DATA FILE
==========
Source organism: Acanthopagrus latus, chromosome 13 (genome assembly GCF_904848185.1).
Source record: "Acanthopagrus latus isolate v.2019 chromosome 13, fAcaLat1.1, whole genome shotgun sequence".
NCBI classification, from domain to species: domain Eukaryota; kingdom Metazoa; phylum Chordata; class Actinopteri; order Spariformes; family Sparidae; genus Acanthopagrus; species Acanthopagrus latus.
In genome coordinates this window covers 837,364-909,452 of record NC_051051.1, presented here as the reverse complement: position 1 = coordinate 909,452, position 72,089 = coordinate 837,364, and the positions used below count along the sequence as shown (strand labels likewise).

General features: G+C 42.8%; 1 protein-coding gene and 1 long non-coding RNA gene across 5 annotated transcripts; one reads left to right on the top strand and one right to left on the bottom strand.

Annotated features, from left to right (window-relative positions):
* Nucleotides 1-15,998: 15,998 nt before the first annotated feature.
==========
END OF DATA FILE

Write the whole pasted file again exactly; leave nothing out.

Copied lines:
Source organism: Acanthopagrus latus, chromosome 13 (genome assembly GCF_904848185.1).
Source record: "Acanthopagrus latus isolate v.2019 chromosome 13, fAcaLat1.1, whole genome shotgun sequence".
NCBI classification, from domain to species: domain Eukaryota; kingdom Metazoa; phylum Chordata; class Actinopteri; order Spariformes; family Sparidae; genus Acanthopagrus; species Acanthopagrus latus.
In genome coordinates this window covers 837,364-909,452 of record NC_051051.1, presented here as the reverse complement: position 1 = coordinate 909,452, position 72,089 = coordinate 837,364, and the positions used below count along the sequence as shown (strand labels likewise).

General features: G+C 42.8%; 1 protein-coding gene and 1 long non-coding RNA gene across 5 annotated transcripts; one reads left to right on the top strand and one right to left on the bottom strand.

Annotated features, from left to right (window-relative positions):
* Nucleotides 1-15,998: 15,998 nt before the first annotated feature.